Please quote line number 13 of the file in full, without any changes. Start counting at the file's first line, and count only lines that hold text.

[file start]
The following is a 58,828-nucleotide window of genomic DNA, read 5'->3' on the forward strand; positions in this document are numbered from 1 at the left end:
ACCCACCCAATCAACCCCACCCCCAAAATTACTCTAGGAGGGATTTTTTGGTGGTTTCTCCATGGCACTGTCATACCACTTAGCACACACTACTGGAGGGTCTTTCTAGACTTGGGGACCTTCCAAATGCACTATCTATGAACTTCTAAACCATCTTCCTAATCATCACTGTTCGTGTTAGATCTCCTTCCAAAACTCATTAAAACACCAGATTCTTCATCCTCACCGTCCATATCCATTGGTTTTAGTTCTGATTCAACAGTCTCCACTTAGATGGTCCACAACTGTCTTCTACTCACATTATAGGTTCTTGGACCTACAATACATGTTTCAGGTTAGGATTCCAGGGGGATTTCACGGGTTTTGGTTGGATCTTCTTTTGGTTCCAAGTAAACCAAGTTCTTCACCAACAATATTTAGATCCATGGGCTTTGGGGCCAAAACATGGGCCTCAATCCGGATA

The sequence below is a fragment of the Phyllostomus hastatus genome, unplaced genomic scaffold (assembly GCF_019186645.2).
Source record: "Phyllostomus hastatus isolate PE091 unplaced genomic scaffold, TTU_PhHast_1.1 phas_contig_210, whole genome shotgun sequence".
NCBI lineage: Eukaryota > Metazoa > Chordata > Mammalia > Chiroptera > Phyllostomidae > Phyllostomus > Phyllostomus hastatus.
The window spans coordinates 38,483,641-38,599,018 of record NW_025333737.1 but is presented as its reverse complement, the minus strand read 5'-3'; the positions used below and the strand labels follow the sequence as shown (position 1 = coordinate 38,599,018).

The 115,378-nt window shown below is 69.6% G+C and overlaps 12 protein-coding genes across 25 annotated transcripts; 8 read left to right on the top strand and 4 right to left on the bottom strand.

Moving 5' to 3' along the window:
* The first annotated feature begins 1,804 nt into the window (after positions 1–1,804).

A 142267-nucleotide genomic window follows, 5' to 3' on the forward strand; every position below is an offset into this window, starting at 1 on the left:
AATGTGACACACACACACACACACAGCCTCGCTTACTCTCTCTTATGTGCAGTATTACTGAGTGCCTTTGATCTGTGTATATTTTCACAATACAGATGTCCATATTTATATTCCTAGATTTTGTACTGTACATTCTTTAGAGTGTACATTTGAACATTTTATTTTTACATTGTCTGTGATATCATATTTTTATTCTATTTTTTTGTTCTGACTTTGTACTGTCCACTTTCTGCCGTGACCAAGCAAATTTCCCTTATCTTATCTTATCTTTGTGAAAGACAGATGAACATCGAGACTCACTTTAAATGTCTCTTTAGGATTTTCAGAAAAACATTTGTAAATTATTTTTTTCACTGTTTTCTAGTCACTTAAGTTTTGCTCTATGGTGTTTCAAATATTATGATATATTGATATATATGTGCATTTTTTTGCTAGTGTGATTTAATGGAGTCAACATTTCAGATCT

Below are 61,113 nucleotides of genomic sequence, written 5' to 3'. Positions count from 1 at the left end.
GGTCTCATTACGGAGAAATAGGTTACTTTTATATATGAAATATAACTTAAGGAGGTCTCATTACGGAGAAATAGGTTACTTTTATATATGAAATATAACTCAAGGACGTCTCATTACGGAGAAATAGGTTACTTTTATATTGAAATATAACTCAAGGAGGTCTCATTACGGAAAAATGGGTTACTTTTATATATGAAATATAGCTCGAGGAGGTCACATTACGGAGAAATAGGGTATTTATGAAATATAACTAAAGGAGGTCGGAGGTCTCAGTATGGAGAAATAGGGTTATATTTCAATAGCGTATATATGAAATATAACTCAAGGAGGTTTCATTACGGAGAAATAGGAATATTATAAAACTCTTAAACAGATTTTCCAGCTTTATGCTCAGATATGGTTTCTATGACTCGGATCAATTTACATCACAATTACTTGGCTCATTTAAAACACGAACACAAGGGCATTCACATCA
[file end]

GGTCTCATTACGGAGAAATAGGTTACTTTTATATATGAAATATAACTTAAGGAGGTCTCATTACGGAGAAATAGGTTACTTTTATATATGAAATATAACTCAAGGACGTCTCATTACGGAGAAATAGGTTACTTTTATATTGAAATATAACTCAAGGAGGTCTCATTACGGAAAAATGGGTTACTTTTATATATGAAATATAGCTCGAGGAGGTCACATTACGGAGAAATAGGGTATTTATGAAATATAACTAAAGGAGGTCGGAGGTCTCAGTATGGAGAAATAGGGTTATATTTCAATAGCGTATATATGAAATATAACTCAAGGAGGTTTCATTACGGAGAAATAGGAATATTATAAAACTCTTAAACAGATTTTCCAGCTTTATGCTCAGATATGGTTTCTATGACTCGGATCAATTTACATCACAATTACTTGGCTCATTTAAAACACGAACACAAGGGCATTCACATCA